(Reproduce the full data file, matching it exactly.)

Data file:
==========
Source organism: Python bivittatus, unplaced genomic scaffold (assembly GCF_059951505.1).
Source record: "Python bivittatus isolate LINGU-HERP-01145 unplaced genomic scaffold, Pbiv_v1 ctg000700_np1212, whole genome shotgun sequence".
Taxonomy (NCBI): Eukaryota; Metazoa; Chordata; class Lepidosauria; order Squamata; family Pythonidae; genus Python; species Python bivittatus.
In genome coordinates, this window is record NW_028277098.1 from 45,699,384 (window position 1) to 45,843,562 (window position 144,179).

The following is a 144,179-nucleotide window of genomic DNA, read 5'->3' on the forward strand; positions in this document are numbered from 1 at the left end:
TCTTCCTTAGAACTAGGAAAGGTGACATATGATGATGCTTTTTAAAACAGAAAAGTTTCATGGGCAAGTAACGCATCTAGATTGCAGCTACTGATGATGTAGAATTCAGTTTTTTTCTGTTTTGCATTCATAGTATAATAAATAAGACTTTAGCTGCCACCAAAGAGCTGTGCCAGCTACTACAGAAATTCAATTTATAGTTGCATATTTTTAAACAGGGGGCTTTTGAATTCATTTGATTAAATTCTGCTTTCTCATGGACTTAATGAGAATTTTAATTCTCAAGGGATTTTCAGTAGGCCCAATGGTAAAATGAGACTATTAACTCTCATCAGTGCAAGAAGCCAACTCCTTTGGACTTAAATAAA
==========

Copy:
Source organism: Python bivittatus, unplaced genomic scaffold (assembly GCF_059951505.1).
Source record: "Python bivittatus isolate LINGU-HERP-01145 unplaced genomic scaffold, Pbiv_v1 ctg000700_np1212, whole genome shotgun sequence".
Taxonomy (NCBI): Eukaryota; Metazoa; Chordata; class Lepidosauria; order Squamata; family Pythonidae; genus Python; species Python bivittatus.
In genome coordinates, this window is record NW_028277098.1 from 45,699,384 (window position 1) to 45,843,562 (window position 144,179).

The following is a 144,179-nucleotide window of genomic DNA, read 5'->3' on the forward strand; positions in this document are numbered from 1 at the left end:
TCTTCCTTAGAACTAGGAAAGGTGACATATGATGATGCTTTTTAAAACAGAAAAGTTTCATGGGCAAGTAACGCATCTAGATTGCAGCTACTGATGATGTAGAATTCAGTTTTTTTCTGTTTTGCATTCATAGTATAATAAATAAGACTTTAGCTGCCACCAAAGAGCTGTGCCAGCTACTACAGAAATTCAATTTATAGTTGCATATTTTTAAACAGGGGGCTTTTGAATTCATTTGATTAAATTCTGCTTTCTCATGGACTTAATGAGAATTTTAATTCTCAAGGGATTTTCAGTAGGCCCAATGGTAAAATGAGACTATTAACTCTCATCAGTGCAAGAAGCCAACTCCTTTGGACTTAAATAAA